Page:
What is CBD Oil and What are The Benefits?
CBD- you have probably heard so much talk about these three letters lately! This is due to an increasing amount of people looking towards all-natural ways to treat their own ailments. More and more people are becoming aware of the benefits of CBD oil, hoping to find relief. But what is CBD, and what are people using it for? We’re here to answer those questions, and get to the bottom of what CBD oil is, and isn’t!
What is CBD and How Does it Work?
CBD stands for cannabidiol. It’s one of a group of chemical compounds called cannabinoids. Tetrahydrocannabinol (THC) is perhaps the best-known cannabinoid. CBD, like THC, interacts primarily with the neurons in your brain. But “what’s a neuron?” you ask. Good question. A neuron is a specialized cell found in your central nervous system that transmits nerve impulses.
These nerve impulses allow you to feel, think and breathe. Your brain is composed of billions of neurons that all work together to make everything from your senses to your emotions possible. But not all your neurons are on all the time. They can be on or off in response to stimuli (or the lack of stimuli) inside and around you. This is evident by the fact that most people aren’t always sad, always happy, and are sometimes a confusing mix of both.
When a specific molecule is present in your brain, it plugs into the receptor in a neuron and turns it on. When a neuron, or a group of neurons, turns on, it causes things to happen elsewhere in the body or the brain (like getting rid of pain or making you sad). Our brain contains receptors that only accept cannabinoid molecules. There are even molecules produced by the body (endocannabinoids) that turn these neurons on and off. So when you ingest an edible or inhale some vapor, you’re allowing compounds to enter your body, travel through your bloodstream, and enter your brain. Once they arrive, these compounds can influence brain activity by interacting with receptors on neurons. But they don’t interact with all neurons, just the ones that have the appropriate receptors.
Although it is a cannabinoid, CBD does not directly interact with the two classical cannabinoid receptors (CB1 and CB2). Instead, it affects signaling through CB1 and CB2 receptors indirectly. This partly explains why, in contrast to THC, CBD is non-intoxicating. In addition to its indirect influence on the CB1 and CB2 receptors, CBD can increase levels of the body’s own naturally-produced cannabinoids.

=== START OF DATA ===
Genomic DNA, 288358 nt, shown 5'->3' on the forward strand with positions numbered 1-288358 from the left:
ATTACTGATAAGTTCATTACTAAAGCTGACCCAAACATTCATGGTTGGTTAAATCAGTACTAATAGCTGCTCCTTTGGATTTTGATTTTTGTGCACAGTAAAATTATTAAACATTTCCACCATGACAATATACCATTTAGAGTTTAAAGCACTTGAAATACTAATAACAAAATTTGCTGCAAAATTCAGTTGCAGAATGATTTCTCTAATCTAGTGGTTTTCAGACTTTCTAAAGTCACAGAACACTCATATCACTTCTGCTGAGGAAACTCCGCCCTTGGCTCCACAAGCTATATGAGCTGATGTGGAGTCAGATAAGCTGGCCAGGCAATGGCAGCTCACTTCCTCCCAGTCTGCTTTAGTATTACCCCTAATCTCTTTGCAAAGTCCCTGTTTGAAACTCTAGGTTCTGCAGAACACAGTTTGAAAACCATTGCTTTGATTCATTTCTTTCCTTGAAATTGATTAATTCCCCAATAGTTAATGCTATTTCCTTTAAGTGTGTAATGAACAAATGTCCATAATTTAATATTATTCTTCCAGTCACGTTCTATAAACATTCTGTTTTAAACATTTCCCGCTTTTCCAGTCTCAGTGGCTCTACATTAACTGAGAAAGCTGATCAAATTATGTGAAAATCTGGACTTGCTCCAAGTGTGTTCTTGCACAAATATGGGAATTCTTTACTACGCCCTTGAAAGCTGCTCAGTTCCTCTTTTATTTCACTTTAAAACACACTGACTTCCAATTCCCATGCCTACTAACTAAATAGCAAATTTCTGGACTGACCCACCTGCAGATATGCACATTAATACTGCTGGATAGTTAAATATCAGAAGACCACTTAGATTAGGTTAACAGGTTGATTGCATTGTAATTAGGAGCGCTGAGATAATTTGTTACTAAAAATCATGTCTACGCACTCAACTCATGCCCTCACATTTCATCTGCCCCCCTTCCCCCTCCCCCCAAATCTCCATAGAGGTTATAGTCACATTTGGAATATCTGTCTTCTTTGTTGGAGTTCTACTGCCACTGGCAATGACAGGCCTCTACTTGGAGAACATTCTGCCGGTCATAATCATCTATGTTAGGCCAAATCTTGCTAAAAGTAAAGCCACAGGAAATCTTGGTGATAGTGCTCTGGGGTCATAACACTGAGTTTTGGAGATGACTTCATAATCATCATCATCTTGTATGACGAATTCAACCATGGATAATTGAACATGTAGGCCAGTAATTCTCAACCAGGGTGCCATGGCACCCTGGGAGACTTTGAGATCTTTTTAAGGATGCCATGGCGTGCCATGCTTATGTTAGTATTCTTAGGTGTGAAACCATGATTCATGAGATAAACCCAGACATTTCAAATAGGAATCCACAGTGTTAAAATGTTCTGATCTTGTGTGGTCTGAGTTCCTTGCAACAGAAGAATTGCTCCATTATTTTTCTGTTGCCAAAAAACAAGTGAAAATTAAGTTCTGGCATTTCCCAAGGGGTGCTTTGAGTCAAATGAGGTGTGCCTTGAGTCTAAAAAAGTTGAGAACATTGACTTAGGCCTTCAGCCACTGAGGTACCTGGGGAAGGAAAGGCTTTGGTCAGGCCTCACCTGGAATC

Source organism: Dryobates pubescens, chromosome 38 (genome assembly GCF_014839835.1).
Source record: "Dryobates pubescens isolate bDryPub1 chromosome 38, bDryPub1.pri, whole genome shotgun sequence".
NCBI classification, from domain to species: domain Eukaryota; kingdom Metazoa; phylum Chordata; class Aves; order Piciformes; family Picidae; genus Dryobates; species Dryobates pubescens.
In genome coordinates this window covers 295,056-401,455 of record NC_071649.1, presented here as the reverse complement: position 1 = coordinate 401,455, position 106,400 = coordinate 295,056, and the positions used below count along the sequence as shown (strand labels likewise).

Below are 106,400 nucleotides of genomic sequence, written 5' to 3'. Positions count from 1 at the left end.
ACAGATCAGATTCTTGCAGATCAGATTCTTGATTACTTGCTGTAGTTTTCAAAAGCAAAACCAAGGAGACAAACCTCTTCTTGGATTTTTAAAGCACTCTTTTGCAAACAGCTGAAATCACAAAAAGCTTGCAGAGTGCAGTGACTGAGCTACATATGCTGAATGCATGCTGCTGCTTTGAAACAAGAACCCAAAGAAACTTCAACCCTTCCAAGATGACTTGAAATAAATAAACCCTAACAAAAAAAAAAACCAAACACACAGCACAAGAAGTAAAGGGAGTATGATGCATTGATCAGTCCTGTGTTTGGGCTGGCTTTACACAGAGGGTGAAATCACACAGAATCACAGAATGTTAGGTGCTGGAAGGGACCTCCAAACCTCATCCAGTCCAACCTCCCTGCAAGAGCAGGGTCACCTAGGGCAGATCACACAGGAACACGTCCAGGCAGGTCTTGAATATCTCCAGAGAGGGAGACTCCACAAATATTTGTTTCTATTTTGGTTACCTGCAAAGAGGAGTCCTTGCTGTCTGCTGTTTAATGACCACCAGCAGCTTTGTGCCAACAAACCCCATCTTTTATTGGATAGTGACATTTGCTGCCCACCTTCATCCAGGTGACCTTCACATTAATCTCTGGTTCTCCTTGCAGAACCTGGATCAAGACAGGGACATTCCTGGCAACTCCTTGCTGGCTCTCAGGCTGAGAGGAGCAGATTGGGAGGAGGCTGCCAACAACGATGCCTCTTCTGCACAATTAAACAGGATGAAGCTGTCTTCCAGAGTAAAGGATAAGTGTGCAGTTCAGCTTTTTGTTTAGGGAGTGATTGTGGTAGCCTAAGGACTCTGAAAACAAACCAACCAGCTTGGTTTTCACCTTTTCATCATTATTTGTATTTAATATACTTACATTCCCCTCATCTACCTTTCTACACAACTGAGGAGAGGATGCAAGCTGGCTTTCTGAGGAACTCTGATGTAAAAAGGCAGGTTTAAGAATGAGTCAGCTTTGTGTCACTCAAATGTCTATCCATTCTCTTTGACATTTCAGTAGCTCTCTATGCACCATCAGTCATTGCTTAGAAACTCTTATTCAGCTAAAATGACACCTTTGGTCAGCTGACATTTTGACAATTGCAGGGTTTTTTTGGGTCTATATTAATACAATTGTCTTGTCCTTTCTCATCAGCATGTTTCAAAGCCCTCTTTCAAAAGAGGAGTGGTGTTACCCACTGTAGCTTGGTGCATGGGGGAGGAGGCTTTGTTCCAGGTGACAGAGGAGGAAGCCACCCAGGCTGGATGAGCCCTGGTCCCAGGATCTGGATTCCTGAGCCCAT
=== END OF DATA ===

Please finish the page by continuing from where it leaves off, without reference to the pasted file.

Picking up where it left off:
Here’s what those specific CBD-activated receptors do:
• When CBD activates the adenosine receptor, the resultant brain activity reduces anxiety.
• When CBD activates the serotonin receptor, the resultant brain activity reduces depression, blood sugar levels, nausea, and a whole host of other neurological and biological effects.
• When CBD activates the vanilloid receptor, the resultant brain activity alleviates pain and inflammation.
People have used CBD traditionally used for thousands of years to treat various types of pain, but the medical community has only recently begun to study it again.
Here are some of the possible benefits of CBD oil:
A study in the European Journal of Pain used an animal model to see if CBD could help people with arthritis manage their pain. Their researchers note a significant drop in inflammation and signs of pain, without additional side effects.
Muscle spasms are one of the most common symptoms of MS. These spasms can be so great they cause constant pain in some people. One report found that short-term use of CBD oil could reduce the levels of spasticity a person feels. The results are modest, but many people reported a reduction in symptoms.
The same report studied CBD use for general chronic pain. Researchers compiled the results of multiple systematic reviews covering dozens of trials and studies. Their research concluded that there is substantial evidence that cannabis is an effective treatment for chronic pain in adults.
In the United States, CBD oil has varying legality across different states and at a federal level, yet it currently has a range of applications and promising possibilities.
• smoking cessation and drug withdrawal
• treating seizures and epilepsy
• anxiety treatment
• reducing some of the effects of Alzheimer’s, as shown by initial research
• antipsychotic effects on people with schizophrenia
• future applications in combating acne, type 1 diabetes, and cancer
Although more research is required to confirm some uses of CBD oil, it is shaping up as a potentially promising and versatile treatment. CBD oil is especially promising due to its lack of intoxicating effects and a possible lower potential for side effects than many other pain medications.